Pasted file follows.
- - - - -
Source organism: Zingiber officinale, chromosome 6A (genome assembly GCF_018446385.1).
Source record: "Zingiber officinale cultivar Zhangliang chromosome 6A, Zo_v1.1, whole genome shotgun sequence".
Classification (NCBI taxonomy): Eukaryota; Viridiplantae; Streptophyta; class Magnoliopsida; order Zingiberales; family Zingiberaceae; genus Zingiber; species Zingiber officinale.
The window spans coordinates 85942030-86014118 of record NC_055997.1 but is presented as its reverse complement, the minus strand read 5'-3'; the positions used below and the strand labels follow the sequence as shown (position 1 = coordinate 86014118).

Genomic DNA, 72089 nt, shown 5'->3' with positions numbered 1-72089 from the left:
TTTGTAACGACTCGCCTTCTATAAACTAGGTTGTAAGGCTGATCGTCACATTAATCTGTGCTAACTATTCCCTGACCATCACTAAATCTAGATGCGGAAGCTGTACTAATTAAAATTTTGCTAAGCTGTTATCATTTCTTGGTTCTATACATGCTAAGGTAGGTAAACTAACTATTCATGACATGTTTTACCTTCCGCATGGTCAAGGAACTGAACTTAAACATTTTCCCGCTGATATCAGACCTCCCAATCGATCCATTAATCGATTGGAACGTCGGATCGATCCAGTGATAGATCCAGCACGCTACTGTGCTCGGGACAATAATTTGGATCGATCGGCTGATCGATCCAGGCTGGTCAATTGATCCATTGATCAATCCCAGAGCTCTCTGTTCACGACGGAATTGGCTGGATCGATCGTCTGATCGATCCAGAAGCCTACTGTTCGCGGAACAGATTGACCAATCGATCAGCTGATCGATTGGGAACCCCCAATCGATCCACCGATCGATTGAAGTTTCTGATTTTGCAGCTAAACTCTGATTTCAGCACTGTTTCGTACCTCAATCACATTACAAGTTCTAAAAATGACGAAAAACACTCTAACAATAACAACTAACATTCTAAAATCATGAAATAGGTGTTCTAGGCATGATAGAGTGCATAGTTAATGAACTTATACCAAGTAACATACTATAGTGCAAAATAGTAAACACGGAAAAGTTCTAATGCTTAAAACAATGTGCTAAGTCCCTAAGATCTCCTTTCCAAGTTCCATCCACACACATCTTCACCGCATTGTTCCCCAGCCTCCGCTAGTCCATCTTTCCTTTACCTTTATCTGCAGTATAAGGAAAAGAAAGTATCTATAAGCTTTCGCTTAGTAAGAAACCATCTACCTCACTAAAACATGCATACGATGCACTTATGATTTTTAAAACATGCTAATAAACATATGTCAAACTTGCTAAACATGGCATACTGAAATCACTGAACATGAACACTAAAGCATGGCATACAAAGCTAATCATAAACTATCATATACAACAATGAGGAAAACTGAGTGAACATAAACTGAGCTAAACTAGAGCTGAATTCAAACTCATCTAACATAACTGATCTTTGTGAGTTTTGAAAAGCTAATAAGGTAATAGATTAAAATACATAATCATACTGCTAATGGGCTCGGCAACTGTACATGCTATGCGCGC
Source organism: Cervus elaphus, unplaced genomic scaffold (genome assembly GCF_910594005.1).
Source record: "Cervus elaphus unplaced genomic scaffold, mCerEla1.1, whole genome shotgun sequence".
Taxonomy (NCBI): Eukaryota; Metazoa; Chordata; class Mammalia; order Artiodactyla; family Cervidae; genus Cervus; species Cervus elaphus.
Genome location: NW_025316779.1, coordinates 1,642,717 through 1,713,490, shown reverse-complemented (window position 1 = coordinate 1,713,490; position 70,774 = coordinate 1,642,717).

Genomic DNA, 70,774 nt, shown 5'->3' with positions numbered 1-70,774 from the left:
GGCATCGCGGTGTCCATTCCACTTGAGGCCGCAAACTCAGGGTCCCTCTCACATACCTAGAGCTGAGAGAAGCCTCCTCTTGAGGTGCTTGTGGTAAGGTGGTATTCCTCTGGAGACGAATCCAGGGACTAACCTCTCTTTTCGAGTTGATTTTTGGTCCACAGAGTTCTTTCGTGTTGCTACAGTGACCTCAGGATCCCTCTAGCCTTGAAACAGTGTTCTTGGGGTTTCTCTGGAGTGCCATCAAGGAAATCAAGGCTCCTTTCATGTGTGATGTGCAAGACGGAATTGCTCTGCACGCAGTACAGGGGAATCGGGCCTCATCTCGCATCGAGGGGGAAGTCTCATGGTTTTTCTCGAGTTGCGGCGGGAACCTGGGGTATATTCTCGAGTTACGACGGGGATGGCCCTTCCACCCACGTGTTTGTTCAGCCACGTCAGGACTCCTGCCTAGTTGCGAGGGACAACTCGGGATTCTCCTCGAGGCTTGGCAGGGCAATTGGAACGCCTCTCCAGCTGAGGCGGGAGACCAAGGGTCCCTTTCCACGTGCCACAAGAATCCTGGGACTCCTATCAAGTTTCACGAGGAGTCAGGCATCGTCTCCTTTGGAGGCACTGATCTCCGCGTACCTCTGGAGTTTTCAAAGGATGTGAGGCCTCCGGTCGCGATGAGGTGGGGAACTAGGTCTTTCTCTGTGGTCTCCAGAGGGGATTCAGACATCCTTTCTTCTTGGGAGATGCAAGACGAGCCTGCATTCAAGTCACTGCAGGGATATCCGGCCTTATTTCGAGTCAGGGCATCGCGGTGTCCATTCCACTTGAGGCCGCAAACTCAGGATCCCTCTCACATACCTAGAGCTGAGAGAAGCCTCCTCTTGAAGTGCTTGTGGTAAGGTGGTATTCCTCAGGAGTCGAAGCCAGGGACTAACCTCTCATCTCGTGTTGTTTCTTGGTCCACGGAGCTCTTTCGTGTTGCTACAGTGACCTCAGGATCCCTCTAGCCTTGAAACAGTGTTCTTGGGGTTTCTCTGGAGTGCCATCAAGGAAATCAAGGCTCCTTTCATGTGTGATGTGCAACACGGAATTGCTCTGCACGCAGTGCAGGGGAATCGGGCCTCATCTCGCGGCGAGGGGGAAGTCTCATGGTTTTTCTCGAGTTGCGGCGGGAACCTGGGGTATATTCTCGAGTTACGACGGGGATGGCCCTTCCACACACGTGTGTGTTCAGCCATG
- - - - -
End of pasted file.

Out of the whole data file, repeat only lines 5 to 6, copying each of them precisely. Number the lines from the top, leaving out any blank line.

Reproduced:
Genomic DNA, 72089 nt, shown 5'->3' with positions numbered 1-72089 from the left:
TTTGTAACGACTCGCCTTCTATAAACTAGGTTGTAAGGCTGATCGTCACATTAATCTGTGCTAACTATTCCCTGACCATCACTAAATCTAGATGCGGAAGCTGTACTAATTAAAATTTTGCTAAGCTGTTATCATTTCTTGGTTCTATACATGCTAAGGTAGGTAAACTAACTATTCATGACATGTTTTACCTTCCGCATGGTCAAGGAACTGAACTTAAACATTTTCCCGCTGATATCAGACCTCCCAATCGATCCATTAATCGATTGGAACGTCGGATCGATCCAGTGATAGATCCAGCACGCTACTGTGCTCGGGACAATAATTTGGATCGATCGGCTGATCGATCCAGGCTGGTCAATTGATCCATTGATCAATCCCAGAGCTCTCTGTTCACGACGGAATTGGCTGGATCGATCGTCTGATCGATCCAGAAGCCTACTGTTCGCGGAACAGATTGACCAATCGATCAGCTGATCGATTGGGAACCCCCAATCGATCCACCGATCGATTGAAGTTTCTGATTTTGCAGCTAAACTCTGATTTCAGCACTGTTTCGTACCTCAATCACATTACAAGTTCTAAAAATGACGAAAAACACTCTAACAATAACAACTAACATTCTAAAATCATGAAATAGGTGTTCTAGGCATGATAGAGTGCATAGTTAATGAACTTATACCAAGTAACATACTATAGTGCAAAATAGTAAACACGGAAAAGTTCTAATGCTTAAAACAATGTGCTAAGTCCCTAAGATCTCCTTTCCAAGTTCCATCCACACACATCTTCACCGCATTGTTCCCCAGCCTCCGCTAGTCCATCTTTCCTTTACCTTTATCTGCAGTATAAGGAAAAGAAAGTATCTATAAGCTTTCGCTTAGTAAGAAACCATCTACCTCACTAAAACATGCATACGATGCACTTATGATTTTTAAAACATGCTAATAAACATATGTCAAACTTGCTAAACATGGCATACTGAAATCACTGAACATGAACACTAAAGCATGGCATACAAAGCTAATCATAAACTATCATATACAACAATGAGGAAAACTGAGTGAACATAAACTGAGCTAAACTAGAGCTGAATTCAAACTCATCTAACATAACTGATCTTTGTGAGTTTTGAAAAGCTAATAAGGTAATAGATTAAAATACATAATCATACTGCTAATGGGCTCGGCAACTGTACATGCTATGCGCGC